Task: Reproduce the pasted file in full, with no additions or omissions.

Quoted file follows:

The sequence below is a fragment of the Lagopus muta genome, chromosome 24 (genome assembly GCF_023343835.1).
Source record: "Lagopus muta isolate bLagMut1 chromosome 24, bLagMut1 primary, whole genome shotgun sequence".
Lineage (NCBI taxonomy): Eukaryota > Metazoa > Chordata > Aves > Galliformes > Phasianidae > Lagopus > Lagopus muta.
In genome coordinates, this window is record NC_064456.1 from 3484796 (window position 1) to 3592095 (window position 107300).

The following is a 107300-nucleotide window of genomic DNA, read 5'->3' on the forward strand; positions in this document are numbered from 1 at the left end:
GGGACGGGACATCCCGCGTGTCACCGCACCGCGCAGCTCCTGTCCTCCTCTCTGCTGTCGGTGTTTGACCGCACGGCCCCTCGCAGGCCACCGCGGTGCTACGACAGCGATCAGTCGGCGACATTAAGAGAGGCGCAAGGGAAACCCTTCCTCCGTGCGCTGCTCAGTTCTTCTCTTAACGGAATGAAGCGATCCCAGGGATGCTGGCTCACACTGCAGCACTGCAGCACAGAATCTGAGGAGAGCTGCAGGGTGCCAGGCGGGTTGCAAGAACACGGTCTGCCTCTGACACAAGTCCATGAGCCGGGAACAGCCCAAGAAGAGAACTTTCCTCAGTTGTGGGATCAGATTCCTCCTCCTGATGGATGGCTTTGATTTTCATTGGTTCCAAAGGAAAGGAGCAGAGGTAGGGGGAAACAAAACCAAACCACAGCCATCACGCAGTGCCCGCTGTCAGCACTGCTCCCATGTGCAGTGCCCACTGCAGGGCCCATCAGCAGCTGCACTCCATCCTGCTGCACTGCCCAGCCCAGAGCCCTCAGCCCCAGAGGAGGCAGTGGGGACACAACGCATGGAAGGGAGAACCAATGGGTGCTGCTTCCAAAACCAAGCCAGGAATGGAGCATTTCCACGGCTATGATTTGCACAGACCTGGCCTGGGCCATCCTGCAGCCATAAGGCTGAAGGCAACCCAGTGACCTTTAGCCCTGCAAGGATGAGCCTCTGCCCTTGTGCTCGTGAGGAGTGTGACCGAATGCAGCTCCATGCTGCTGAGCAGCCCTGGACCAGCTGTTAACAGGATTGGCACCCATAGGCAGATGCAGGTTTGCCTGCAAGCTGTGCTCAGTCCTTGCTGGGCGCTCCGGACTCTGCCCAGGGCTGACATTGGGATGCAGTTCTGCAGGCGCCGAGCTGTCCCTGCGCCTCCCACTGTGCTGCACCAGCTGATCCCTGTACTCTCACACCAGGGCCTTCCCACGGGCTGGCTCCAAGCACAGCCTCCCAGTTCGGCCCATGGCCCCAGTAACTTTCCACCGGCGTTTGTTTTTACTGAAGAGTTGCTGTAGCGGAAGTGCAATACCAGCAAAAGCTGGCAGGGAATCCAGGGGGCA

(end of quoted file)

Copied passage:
The sequence below is a fragment of the Lagopus muta genome, chromosome 24 (genome assembly GCF_023343835.1).
Source record: "Lagopus muta isolate bLagMut1 chromosome 24, bLagMut1 primary, whole genome shotgun sequence".
Lineage (NCBI taxonomy): Eukaryota > Metazoa > Chordata > Aves > Galliformes > Phasianidae > Lagopus > Lagopus muta.
In genome coordinates, this window is record NC_064456.1 from 3484796 (window position 1) to 3592095 (window position 107300).

The following is a 107300-nucleotide window of genomic DNA, read 5'->3' on the forward strand; positions in this document are numbered from 1 at the left end:
GGGACGGGACATCCCGCGTGTCACCGCACCGCGCAGCTCCTGTCCTCCTCTCTGCTGTCGGTGTTTGACCGCACGGCCCCTCGCAGGCCACCGCGGTGCTACGACAGCGATCAGTCGGCGACATTAAGAGAGGCGCAAGGGAAACCCTTCCTCCGTGCGCTGCTCAGTTCTTCTCTTAACGGAATGAAGCGATCCCAGGGATGCTGGCTCACACTGCAGCACTGCAGCACAGAATCTGAGGAGAGCTGCAGGGTGCCAGGCGGGTTGCAAGAACACGGTCTGCCTCTGACACAAGTCCATGAGCCGGGAACAGCCCAAGAAGAGAACTTTCCTCAGTTGTGGGATCAGATTCCTCCTCCTGATGGATGGCTTTGATTTTCATTGGTTCCAAAGGAAAGGAGCAGAGGTAGGGGGAAACAAAACCAAACCACAGCCATCACGCAGTGCCCGCTGTCAGCACTGCTCCCATGTGCAGTGCCCACTGCAGGGCCCATCAGCAGCTGCACTCCATCCTGCTGCACTGCCCAGCCCAGAGCCCTCAGCCCCAGAGGAGGCAGTGGGGACACAACGCATGGAAGGGAGAACCAATGGGTGCTGCTTCCAAAACCAAGCCAGGAATGGAGCATTTCCACGGCTATGATTTGCACAGACCTGGCCTGGGCCATCCTGCAGCCATAAGGCTGAAGGCAACCCAGTGACCTTTAGCCCTGCAAGGATGAGCCTCTGCCCTTGTGCTCGTGAGGAGTGTGACCGAATGCAGCTCCATGCTGCTGAGCAGCCCTGGACCAGCTGTTAACAGGATTGGCACCCATAGGCAGATGCAGGTTTGCCTGCAAGCTGTGCTCAGTCCTTGCTGGGCGCTCCGGACTCTGCCCAGGGCTGACATTGGGATGCAGTTCTGCAGGCGCCGAGCTGTCCCTGCGCCTCCCACTGTGCTGCACCAGCTGATCCCTGTACTCTCACACCAGGGCCTTCCCACGGGCTGGCTCCAAGCACAGCCTCCCAGTTCGGCCCATGGCCCCAGTAACTTTCCACCGGCGTTTGTTTTTACTGAAGAGTTGCTGTAGCGGAAGTGCAATACCAGCAAAAGCTGGCAGGGAATCCAGGGGGCA